Panic and parrhesia
Reams have been written about the crisis that afflicts us, but you have to search long and hard before you find one mention of the name of Marx
To the ancient Athenians our democracy would seem an oligarchy, since the principle of representation compromises the equality of all citizens, with the same rights and obligations. In turn, to us the Athenian system seems not particularly democratic, since it left out women, metics (resident foreigners with limited rights, a numerous class), and slaves (the bulk of the workforce).
Withal, what I miss most about Greek democracy is parrhesia, which means venturing to say all of what you think, at the risk of ridicule, cold-shouldering by mainstream opinion and the contempt or hatred of the powerful. There is always a price for plain talk, as Socrates found.
The deficient supply of parrhesia is why the majority of economists, and with them their faithful disciples, the politicians, spent almost five years without noticing something as obvious as the financial implications of the real estate bubble. And how are we to explain the fact that the immense majority of economists failed to foresee the crisis? To dare to express something that extends outside the frame of the dominant interest brings with it an immediate discredit that consigns you to invisibility, with a high cost in personal prestige and other perks - a cost one would gladly pay, if it did not also involve the loss of a platform from which to raise your voice.
One blunt example. Reams have been written about the crisis that afflicts us, but you have to search long and hard before you find one mention of the name of Marx. Yet he was the first man to describe economic crises, linking them to the capitalist mode of production. In classical economic theory they could not exist. Economic science took it for granted that the market coupled production to demand. But when crises crop up, as in fact happens, they would be due to natural catastrophes, bad harvests, social disturbances, inflation, etc. These are explanations that Marx rejects as the cause of crises. At most they can be symptoms.
Overproduction, says Marx, is the ultimate cause of crises. It is usually preceded by a period of excessive speculation, which, in diverse areas, brings a general prosperity that causes the system to produce more than the market can absorb. Crises break out in the speculative financial economy, and then spread to the productive economy; but their ultimate cause is always overproduction, preceded by a period of expansion. Pointing to an apparent paradox, Marx speaks of the "miracle of overproduction and misery, in which there may be an overabundance of products, while at the same time the majority suffer an acute shortage of elementary necessities." The combination of low wages and a huge output of merchandise, driven by high profits, means that the merchandise has to be sold below its cost of production, which is what Marx calls overproduction, typically combined with under-consumption.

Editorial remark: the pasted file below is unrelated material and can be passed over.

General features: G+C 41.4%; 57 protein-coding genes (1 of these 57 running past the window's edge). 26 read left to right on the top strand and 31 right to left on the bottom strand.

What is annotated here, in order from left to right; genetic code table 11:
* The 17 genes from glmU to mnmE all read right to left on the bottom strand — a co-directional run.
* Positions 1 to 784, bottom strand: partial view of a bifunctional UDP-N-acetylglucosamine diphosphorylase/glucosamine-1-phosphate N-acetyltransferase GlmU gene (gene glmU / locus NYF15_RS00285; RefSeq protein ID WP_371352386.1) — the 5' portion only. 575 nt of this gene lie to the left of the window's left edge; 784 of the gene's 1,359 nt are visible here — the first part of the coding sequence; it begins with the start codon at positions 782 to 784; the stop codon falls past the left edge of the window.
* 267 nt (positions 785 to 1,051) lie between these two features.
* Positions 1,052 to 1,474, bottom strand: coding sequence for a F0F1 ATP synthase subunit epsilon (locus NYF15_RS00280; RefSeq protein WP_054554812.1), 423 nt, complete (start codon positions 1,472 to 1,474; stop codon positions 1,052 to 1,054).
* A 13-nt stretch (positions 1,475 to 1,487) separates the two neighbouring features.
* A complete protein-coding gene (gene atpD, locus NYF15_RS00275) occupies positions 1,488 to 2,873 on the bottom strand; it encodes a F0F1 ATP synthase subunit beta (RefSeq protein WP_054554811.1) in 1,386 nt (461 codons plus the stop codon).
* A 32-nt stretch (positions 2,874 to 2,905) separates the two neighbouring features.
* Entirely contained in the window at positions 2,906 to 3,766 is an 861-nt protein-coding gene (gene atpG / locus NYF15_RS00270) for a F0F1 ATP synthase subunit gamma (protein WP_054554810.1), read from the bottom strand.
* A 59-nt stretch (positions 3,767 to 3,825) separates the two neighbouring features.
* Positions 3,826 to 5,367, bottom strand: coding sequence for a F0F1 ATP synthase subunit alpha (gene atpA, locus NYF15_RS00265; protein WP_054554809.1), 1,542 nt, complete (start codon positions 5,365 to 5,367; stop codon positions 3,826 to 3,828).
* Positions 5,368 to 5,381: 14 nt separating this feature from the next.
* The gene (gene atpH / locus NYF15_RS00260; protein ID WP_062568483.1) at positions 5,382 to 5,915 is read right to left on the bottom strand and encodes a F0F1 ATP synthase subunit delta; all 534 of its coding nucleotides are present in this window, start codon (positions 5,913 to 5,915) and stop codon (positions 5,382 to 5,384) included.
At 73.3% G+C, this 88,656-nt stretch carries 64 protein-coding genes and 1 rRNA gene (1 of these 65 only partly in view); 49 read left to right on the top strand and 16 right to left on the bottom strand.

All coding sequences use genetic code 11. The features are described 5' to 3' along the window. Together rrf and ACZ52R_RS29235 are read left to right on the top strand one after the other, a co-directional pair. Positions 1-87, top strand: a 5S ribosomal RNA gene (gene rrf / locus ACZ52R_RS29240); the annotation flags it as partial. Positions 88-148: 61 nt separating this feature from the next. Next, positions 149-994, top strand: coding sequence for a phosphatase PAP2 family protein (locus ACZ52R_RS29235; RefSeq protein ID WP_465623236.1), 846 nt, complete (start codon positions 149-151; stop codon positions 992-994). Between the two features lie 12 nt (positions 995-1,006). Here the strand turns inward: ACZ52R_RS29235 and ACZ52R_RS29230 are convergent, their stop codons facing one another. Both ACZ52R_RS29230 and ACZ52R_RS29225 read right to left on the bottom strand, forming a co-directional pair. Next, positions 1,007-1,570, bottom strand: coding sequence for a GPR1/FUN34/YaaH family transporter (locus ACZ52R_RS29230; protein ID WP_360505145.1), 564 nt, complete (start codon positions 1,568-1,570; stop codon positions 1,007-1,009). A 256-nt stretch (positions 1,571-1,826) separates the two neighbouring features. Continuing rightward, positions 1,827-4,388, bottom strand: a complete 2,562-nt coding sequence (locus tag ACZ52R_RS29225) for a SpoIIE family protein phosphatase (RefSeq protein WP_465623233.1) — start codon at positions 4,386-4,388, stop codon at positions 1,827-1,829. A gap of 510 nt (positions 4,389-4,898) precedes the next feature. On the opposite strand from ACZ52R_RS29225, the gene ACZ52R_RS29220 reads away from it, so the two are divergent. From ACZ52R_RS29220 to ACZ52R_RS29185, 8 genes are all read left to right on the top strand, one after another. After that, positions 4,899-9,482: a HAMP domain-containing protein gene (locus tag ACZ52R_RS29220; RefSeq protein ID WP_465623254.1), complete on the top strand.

The system emerges from the crisis only by a complete renovation of the productive apparatus, demolishing in order to rebuild, which enables capital to obtain profits again. The crisis ends in a resumption of the normal rate of profit, reestablishing the balance of the system. Marx compares the crisis with the vomitorium of the Romans - the room where you went, out of sight of the other diners, to throw up and make room so you could eat more. Likewise, capitalism periodically requires a good, cataclysmic puke if it is to generate profits again.
There is no space here for a full discussion of the first theory to take account of the phenomenon of crises. Its main flaw was to suppose that ultimately the system's "internal contradictions" would lead to the end of capitalism. Nor is there room for Keynes' theory, which was centered on taming crises to save capitalism. What matters here is to underline to what extent dogmatic "mainstream" economics, with its panic dread of parrhesia, refuses to admit facts of the most obvious sort.